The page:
Wireless Setup - two routers

Posted on 2013-06-08
Last Modified: 2013-06-14

I have a cable modem at home attached to a wireless router.  I live in an old house with thick stone walls - the connection upstairs is not the best.

I have a desktop upstairts which I connect via Power Lan.  I would like to add a separate wireless router so I can have a good wifi connection upstairs.

I have purchased a new TP Link router - slightly different model to what I have already and I would like to connect it to my Power Lan upstairs.  But it is not working.  Firstly, it asked me a question about cloning the MAC address - I said no... is this correct?

Also... I suspect that there is an ip address conflict on the next work with two wifi routers on the network.  Previously all computers are on dynamic ip addresses...

Any thoughts?  Can you please provide some guidance on (a) should I clone the MAC address and (b) how should I do the Ip addressing.

Many thanks
Question by:amacfarl
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Expert Comment

by:Sam Simon Nasser
ID: 39231958
since the 2 routers are TP-link, then they are loaded with default IP (
let the main one be and change the IP of the second one to be (and thus the 2nd network will be 192.168.2.x)

this will solve it
LVL 95

Expert Comment

by:John Hurst
ID: 39232006
I assume the TP Link is the wireless router. So in addition to the above comment, connect the wire from your power LAN system to a LAN port on the TP Link. Now turn DHCP off on the new TP Link.

This is a standard way of hooking up a wireless router as an addition to an existing system.

... Thinkpads_User

Accepted Solution

TMekeel earned 500 total points
ID: 39232009
What model TP links?  I will assume you have wireless encryption of WPA2 setup on the first router.

1.  I would configure the first router's DHCP scope to something smaller than the default.
     Let's say it is now for the LAN router address.  Login there, and look for the  
     DHCP scope.  Set that to, say, 26 clients.  Make the range to

2.  For the wireless: verify your SSID and WPA2 password for copying those settings to the
     second router.  Also, set the channel to 1, 6, or 11.

3.  Now setup the second router with a LAN IP address of
4.  Disable DHCP (only on this second router.)  
5.  Setup the SSID and WPA2 password the same as the first router.
6.  Set the channel to 5 away from the first.  For example, you set the first router up on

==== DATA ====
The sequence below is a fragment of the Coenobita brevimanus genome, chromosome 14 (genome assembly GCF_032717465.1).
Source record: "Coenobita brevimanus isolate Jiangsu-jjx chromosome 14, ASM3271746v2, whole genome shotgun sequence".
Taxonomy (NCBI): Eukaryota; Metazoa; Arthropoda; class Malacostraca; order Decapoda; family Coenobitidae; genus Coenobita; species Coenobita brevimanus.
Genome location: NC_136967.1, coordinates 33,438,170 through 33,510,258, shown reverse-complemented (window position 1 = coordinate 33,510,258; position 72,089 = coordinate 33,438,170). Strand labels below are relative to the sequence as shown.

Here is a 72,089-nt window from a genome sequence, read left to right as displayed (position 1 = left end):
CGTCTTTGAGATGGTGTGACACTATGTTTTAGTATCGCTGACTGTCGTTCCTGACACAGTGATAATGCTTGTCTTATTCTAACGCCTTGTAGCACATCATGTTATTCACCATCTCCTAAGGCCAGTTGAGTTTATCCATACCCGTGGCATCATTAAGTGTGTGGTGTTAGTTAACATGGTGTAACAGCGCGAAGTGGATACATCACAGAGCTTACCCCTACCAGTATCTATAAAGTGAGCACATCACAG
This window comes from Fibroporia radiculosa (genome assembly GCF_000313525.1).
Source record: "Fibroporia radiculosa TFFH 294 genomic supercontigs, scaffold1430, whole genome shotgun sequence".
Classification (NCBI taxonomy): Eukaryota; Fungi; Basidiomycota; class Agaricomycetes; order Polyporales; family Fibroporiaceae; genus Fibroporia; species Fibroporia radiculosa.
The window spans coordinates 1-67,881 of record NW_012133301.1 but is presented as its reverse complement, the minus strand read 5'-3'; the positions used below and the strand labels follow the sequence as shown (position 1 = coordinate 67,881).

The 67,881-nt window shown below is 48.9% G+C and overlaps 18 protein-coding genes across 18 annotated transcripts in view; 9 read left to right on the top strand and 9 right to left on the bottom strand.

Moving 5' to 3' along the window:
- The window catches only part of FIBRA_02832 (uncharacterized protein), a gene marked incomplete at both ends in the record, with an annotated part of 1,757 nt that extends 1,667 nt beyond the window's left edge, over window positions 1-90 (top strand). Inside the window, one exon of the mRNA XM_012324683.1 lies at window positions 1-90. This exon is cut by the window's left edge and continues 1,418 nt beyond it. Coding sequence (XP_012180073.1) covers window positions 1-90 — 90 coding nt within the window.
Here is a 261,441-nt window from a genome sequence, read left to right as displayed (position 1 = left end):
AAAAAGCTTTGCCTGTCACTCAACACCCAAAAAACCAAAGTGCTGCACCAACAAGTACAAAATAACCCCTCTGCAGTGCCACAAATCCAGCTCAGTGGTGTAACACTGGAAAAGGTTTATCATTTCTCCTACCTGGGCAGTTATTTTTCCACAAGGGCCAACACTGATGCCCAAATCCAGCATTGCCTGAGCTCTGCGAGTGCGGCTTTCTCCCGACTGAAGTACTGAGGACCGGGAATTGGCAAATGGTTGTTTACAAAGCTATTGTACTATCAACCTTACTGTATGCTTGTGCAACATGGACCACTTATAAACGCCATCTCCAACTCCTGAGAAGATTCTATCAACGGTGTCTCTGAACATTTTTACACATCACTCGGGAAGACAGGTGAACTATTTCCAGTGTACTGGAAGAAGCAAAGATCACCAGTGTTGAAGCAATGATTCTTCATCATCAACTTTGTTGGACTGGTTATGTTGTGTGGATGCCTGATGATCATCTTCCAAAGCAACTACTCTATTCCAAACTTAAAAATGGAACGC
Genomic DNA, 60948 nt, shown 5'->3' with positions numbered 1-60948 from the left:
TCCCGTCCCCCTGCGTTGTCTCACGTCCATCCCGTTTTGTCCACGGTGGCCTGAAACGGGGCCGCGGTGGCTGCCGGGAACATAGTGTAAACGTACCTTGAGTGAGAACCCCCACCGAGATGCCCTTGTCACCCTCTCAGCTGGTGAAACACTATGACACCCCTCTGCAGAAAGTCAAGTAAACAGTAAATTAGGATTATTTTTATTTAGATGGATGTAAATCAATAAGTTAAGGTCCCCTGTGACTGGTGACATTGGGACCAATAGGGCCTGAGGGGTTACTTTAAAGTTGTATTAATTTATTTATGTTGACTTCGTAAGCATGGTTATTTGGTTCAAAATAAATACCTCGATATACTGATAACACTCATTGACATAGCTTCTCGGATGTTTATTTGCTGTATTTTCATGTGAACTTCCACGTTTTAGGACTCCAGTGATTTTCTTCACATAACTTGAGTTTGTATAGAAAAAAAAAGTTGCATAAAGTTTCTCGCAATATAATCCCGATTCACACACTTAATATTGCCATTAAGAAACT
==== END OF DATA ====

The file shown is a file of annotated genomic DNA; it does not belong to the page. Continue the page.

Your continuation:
channel 6.  Set the second router up on 1 or 11.

7.  Plug an ethernet cable from your power lan adapter to a switch port (not the wan port)
     of the second router.  
8.  Plug in any wired connections to the second router's switch as necessary.

All devices should be able to connect (wired or wirelessly) to the second router and obtain DHCP from the first with this setup.  Keep in mind, most powerline adapters are only good for 10/100 speed, so the more devices you connect to the second router, the slower they will seem.
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Expert Comment

ID: 39232012
Also, setting up the second one to would put it on a different subnet.  Set the second one's LAN IP to

And make sure to change the DHCP scope otherwise you will have static IP addresses in the scope and cause issues.

Author Comment

ID: 39235824
Thanks for you most thorough reply.  Many thanks.

I have a couple of questions as I am still having difficulty
(1) Two routers are of the same make(TL-WR1043ND and TL-WR841N) - I access them using the same link - once both are connected how can I access the security setup?

(2) In the router setup wizard for the new router - how should answer the Clone MAC question

(3) What is the benefit of having 1 SSID instead of two - e.g. Upstairs and Downstairs


Expert Comment

ID: 39235951
Hello A.,

1.  Refer to page 34 and then 37 of the manual:

2.  Do not clone MAC address.  Although this is for the WAN port and on the second router this port will not be used, so this is irrelevant.

3.  While the wireless devices will not roam, you will be able to disconnect/connect to the "upstairs" router and not have to manage two sets of credentials.  Simply go upstairs, hit disconnect and connect from your device and you should connect to the second router which will give you the better signal.  Reverse the process for going downstairs.  This is not necessary, and you may not want that.  In that case, name the networks separately.  You will then disconnect from the downstairs router and connect to the upstairs router with different credentials.

I wrote my previous recommendation based on the assumption you want all devices, no matter which router they are connected to, to be able to communicate with one another.  If I am incorrect, then you would want them on different subnets as other posters suggested.
LVL 95

Expert Comment

by:John Hurst
ID: 39235961
In my experience, stick with one SSID if you can and if it works.  My router traverses most areas of the house so I do not need to bother.

In another building, I set everything up with one SSID and people moving from one area to another either (a) stay with the old hookup if strong enough, or (b) associate with the new stronger signal.

... Thinkpads_User

Expert Comment

ID: 39236002
I agree with Thinkpads_User, but to each his own.  
My setups all generally are one SSID.

Author Closing Comment

ID: 39247093
Truly a great answer.  Thanks

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